After independent researchers discovered a security hole in apps from Google Play Store, Alphabet (the company formerly known as Google), has taken steps to plug the hole. The Wall Street Journal reports:
Google has yanked dozens of apps from its Google Play store after determining that they include a software element that surreptitiously harvests data.
The Panamanian company that wrote the code, Measurement Systems S. de R.L., is linked through corporate records and web registrations to a Virginia defense contractor that does cyberintelligence, network-defense and intelligence-intercept work for U.S. national-security agencies.
The code ran on millions of Android devices and has been found inside several Muslim prayer apps that have been downloaded more than 10 million times, as well as a highway-speed-trap detection app, a QR-code reading app and a number of other popular consumer apps, according to two researchers who discovered the behavior of the code in the course of auditing work they do searching for vulnerabilities in Android apps. They shared their findings with Google, a unit of Alphabet Inc., federal privacy regulators and The Wall Street Journal.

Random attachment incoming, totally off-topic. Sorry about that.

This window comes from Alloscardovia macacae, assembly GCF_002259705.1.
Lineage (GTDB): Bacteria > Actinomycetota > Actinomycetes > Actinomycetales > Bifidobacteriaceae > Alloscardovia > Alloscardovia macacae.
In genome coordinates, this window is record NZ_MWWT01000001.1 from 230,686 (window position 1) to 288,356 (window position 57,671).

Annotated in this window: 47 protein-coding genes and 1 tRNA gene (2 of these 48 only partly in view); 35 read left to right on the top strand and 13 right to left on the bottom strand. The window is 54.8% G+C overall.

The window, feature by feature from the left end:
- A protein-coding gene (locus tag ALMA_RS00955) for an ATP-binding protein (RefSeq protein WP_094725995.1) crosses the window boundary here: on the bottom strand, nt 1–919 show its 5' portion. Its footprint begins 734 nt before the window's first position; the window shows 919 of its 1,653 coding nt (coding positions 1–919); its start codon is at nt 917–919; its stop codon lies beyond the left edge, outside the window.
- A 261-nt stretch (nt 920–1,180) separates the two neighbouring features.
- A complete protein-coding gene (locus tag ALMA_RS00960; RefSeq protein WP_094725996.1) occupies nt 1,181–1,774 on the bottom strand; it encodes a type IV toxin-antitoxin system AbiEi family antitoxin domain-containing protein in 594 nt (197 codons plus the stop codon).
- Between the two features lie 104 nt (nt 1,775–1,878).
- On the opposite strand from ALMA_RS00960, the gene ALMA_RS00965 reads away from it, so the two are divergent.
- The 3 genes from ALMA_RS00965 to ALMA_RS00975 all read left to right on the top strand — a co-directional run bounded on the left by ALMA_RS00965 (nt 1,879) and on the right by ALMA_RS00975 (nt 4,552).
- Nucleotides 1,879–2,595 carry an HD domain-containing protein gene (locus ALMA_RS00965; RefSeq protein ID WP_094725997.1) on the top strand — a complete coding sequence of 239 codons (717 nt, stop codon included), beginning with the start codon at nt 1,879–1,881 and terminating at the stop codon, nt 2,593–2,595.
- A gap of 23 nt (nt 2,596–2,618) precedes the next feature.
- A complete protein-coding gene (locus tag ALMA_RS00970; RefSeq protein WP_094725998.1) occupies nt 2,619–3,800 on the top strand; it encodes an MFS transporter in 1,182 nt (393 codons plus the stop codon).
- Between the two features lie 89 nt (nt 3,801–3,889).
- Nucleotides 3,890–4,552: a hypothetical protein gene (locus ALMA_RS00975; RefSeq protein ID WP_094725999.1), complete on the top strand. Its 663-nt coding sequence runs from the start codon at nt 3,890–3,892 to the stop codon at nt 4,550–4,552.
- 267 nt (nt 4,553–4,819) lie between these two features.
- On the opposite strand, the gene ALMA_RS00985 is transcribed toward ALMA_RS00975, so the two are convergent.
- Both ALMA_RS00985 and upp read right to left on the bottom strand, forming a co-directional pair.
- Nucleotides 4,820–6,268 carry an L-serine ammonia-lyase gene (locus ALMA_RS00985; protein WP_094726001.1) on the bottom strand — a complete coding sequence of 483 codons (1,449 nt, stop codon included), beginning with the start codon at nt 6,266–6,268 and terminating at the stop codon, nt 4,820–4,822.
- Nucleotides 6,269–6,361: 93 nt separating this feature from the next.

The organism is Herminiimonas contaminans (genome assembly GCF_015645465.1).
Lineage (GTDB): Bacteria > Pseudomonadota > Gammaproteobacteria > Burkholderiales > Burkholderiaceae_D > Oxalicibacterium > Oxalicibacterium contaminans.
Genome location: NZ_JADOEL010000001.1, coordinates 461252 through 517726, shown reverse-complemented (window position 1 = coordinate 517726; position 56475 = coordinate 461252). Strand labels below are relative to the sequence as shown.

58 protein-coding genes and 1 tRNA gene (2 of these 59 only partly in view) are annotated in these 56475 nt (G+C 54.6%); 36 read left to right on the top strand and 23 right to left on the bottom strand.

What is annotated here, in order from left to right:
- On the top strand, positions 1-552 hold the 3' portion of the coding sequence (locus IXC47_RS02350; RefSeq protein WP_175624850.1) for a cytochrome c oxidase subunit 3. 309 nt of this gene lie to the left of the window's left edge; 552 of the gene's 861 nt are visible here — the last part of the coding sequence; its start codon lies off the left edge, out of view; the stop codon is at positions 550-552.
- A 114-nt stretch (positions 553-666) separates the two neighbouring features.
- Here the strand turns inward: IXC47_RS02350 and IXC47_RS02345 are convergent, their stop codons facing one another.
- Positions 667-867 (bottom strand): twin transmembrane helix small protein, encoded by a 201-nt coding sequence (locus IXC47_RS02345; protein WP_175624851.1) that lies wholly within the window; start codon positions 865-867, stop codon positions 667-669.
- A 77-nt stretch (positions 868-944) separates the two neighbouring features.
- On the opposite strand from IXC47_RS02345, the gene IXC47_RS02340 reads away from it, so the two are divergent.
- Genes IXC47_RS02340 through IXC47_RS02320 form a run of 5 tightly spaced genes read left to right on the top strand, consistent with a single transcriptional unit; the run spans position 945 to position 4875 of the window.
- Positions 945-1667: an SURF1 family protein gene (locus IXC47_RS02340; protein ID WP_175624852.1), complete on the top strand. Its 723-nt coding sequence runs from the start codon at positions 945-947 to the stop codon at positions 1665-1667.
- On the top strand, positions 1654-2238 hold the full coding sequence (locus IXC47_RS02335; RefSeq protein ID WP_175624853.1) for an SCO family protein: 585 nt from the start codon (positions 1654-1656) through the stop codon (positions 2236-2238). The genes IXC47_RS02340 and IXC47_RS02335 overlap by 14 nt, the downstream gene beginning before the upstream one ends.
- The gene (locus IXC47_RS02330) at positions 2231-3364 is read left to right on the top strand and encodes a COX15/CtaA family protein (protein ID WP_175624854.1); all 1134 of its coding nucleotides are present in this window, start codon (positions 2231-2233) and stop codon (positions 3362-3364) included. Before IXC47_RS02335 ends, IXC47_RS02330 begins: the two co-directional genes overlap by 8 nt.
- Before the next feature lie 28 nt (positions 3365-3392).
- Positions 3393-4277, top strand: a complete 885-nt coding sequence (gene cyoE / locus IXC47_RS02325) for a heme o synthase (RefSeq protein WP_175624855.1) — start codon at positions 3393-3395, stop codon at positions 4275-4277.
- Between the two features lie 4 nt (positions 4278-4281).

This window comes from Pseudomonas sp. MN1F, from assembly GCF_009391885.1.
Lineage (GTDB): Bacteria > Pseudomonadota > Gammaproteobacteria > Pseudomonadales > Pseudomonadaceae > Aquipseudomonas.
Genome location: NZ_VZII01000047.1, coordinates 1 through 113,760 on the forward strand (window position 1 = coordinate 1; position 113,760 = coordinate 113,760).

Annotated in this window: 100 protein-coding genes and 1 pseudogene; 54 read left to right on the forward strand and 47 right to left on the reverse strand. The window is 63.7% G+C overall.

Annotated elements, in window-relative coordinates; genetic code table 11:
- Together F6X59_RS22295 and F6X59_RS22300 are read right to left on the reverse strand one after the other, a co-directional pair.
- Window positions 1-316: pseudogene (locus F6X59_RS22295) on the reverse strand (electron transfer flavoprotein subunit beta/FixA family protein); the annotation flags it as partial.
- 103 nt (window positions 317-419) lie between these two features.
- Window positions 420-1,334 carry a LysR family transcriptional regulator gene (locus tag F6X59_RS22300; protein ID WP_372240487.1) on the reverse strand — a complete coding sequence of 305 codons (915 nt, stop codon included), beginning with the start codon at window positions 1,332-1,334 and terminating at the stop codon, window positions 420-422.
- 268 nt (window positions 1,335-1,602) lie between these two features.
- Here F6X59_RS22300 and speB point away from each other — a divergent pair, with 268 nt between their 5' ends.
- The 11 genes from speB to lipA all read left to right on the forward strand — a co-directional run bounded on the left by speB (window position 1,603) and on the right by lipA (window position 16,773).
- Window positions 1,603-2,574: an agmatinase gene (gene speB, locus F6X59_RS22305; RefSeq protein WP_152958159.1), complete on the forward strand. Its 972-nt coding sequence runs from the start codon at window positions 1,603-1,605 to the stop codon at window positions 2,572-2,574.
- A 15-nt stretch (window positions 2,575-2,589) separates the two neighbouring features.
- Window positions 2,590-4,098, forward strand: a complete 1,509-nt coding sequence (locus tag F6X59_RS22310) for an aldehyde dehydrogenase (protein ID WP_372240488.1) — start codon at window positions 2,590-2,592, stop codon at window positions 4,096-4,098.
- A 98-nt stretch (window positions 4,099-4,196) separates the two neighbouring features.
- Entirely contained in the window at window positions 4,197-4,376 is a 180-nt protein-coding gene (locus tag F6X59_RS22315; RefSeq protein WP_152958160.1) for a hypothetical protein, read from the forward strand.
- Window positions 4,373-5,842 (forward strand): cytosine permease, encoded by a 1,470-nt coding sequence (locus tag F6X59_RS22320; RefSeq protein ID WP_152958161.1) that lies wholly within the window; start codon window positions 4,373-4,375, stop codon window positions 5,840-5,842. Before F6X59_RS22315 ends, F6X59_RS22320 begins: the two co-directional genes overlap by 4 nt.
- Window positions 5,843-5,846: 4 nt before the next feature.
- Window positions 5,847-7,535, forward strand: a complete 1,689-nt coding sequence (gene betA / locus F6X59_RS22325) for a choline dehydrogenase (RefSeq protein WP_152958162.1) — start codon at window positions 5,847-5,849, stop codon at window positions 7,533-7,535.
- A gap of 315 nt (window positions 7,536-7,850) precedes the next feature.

Measurement Systems paid developers around the world to incorporate its code—known as a software development kit, or SDK—into their apps, developers said. Its presence allowed the Panamanian company to surreptitiously collect data from their users, according to Serge Egelman, a researcher at the International Computer Science Institute and the University of California, Berkeley, and Joel Reardon of the University of Calgary.
Modern apps often include SDKs written by little-known companies like Measurement Systems “that aren’t audited or well understood,” Mr. Egelman said. Inserting them is often enticing for app developers, who get a stream of income as well as detailed data about their user base.
“This saga continues to underscore the importance of not accepting candy from strangers,” Mr. Egelman said.
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